Whether you grab it off the Net or opt for the CD, installation is fairly easy, as you would expect these days. If you choose to download, you will need to do a little more work. You will also need a lot more disk space to store both the distribution and the installation, but the former can be erased or archived as soon as you're satisfied with your setup. You will need between 50 and 150MB of disk space available for the final installation, depending on the options you select.
Getting the necessary files off the Internet is just a matter of linking to the right web site. In this case, you want to go to http://www.sdcorp.com/ or http://www.corel.com/. It's a little faster to navigate SDC's web site. SDC's main page has a link for “WordPerfect for Linux” that leads to the registration and download pages for the evaluation copy. It also leads to pages that allow you to actually purchase a license or purchase the CD from one of their resellers.
Once you have the files you need (and it will take a while, even on a fast link), make a directory and unpack the files (tar xzf should do the trick for each of them). Note that, unlike most GNU packages and other software you get off the Net these days, these tar files do not create a directory for you, so be careful.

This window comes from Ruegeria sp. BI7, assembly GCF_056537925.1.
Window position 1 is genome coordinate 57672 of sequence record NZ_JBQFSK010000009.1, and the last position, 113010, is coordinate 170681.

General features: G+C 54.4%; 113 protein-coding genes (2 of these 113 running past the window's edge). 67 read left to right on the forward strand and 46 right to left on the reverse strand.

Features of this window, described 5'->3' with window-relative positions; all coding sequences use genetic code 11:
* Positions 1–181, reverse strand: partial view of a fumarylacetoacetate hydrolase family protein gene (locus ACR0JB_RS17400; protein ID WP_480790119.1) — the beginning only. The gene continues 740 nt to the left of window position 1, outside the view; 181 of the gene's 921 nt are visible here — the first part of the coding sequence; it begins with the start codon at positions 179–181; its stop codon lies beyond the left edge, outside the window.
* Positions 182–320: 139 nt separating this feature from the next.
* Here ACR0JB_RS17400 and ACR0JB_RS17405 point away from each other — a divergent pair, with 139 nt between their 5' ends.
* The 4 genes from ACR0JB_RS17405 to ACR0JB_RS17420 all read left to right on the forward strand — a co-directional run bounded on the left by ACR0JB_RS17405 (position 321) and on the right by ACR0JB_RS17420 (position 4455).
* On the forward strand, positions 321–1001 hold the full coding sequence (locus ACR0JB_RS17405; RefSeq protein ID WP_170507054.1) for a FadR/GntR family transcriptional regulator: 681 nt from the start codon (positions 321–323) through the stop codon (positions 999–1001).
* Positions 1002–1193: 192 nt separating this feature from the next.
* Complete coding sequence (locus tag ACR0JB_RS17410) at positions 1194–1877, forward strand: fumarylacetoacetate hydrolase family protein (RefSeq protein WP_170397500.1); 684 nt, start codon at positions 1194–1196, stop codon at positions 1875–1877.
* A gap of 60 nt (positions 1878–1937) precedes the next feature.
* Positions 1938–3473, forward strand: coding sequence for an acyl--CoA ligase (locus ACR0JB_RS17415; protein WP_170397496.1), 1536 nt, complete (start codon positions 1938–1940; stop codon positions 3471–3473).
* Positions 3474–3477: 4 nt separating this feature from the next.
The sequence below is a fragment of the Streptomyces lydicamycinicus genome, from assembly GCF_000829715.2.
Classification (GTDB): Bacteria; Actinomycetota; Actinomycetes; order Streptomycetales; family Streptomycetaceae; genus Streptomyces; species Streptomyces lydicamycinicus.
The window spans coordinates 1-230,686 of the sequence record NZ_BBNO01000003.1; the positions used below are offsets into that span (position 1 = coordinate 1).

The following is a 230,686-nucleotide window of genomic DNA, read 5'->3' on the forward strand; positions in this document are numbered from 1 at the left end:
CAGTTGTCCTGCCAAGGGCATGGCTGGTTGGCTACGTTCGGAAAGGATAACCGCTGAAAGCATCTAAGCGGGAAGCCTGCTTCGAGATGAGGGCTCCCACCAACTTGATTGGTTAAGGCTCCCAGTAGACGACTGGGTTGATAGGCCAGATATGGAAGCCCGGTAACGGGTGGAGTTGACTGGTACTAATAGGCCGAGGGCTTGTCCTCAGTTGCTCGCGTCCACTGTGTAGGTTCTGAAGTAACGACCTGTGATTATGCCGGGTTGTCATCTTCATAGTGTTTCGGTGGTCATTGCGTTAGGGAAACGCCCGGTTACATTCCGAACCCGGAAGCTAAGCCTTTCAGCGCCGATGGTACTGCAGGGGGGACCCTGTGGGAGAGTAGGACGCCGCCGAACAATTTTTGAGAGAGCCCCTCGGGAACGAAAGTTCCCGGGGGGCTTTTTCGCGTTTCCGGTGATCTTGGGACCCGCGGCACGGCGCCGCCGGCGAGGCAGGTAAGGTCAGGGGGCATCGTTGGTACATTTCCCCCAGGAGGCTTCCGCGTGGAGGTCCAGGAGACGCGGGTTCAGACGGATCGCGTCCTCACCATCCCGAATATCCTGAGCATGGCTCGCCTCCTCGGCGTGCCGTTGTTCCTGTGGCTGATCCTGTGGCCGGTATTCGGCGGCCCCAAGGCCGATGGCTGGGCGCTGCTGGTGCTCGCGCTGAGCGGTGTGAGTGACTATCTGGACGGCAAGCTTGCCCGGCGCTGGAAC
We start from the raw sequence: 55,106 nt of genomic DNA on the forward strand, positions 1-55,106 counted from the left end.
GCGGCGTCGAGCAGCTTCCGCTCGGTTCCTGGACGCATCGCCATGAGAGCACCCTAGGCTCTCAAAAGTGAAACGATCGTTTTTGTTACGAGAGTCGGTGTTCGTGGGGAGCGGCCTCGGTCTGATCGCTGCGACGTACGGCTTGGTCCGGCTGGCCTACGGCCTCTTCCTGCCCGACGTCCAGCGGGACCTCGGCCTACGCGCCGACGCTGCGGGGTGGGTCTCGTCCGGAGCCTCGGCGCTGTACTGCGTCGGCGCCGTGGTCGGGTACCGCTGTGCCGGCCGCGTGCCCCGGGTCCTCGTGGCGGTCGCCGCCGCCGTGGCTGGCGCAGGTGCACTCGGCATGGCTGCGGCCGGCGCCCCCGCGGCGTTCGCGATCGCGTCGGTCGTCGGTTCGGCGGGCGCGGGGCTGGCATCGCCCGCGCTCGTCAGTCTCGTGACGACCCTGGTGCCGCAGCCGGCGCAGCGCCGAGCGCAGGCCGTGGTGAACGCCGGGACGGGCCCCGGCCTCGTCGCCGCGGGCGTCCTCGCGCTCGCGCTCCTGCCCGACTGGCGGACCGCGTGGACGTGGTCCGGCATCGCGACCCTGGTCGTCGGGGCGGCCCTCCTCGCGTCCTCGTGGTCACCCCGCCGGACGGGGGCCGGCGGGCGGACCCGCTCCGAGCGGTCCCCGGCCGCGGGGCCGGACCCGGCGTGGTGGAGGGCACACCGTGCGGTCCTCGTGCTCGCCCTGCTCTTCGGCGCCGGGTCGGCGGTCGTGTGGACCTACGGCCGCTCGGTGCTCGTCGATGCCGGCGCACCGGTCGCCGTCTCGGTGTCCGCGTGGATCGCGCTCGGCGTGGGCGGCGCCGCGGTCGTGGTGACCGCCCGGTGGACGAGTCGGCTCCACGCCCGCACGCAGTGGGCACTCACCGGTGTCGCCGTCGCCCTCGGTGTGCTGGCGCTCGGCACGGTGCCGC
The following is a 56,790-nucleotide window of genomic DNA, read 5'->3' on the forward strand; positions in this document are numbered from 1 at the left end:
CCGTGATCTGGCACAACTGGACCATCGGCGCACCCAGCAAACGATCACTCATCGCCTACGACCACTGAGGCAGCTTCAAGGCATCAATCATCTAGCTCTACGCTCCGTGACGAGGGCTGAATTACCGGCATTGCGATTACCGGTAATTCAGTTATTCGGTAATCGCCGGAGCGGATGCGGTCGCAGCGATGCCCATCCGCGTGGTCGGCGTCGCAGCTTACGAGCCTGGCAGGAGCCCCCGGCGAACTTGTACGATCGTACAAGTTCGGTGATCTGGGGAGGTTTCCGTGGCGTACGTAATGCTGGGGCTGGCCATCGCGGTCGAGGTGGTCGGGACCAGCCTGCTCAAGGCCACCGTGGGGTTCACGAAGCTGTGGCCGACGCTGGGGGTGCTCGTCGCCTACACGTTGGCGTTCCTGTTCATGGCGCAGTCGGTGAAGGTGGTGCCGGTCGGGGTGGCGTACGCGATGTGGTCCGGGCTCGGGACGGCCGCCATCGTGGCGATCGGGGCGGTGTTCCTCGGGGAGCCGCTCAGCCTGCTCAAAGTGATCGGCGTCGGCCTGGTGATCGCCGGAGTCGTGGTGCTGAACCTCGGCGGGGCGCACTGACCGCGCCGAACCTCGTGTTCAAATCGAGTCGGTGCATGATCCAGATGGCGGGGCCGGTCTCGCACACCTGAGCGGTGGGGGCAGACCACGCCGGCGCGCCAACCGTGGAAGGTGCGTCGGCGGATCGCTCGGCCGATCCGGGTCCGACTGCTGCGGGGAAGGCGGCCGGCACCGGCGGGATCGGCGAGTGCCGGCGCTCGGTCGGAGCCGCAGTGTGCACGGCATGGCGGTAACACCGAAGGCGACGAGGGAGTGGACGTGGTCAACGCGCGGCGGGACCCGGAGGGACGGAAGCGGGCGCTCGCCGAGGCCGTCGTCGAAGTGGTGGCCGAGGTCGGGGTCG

When done, you will have a number of cryptically named files and a completely obvious “Runme” file. Execute “Runme” as root, and it will walk you though the installation with either a decently thought-out graphical interface or a bearable character interface, depending on whether or not your X server is running at the time and whether root currently has permission to display. If you're running XDM with its default configuration, and log in as a regular user and use su or sudo to get root access, root will not have permission to display by default. You can either use the command:
xhost `cat hostname`
before invoking su to add the entire local host, or use this command:
xauth merge ~yourusername/.Xauthorityas root to give root access to the necessary keys. Both are kind of cheating, and you'll probably want to undo them (by using xhost - or removing /root/.Xauthority) when you're finished. Both methods are almost identical in what they let you do.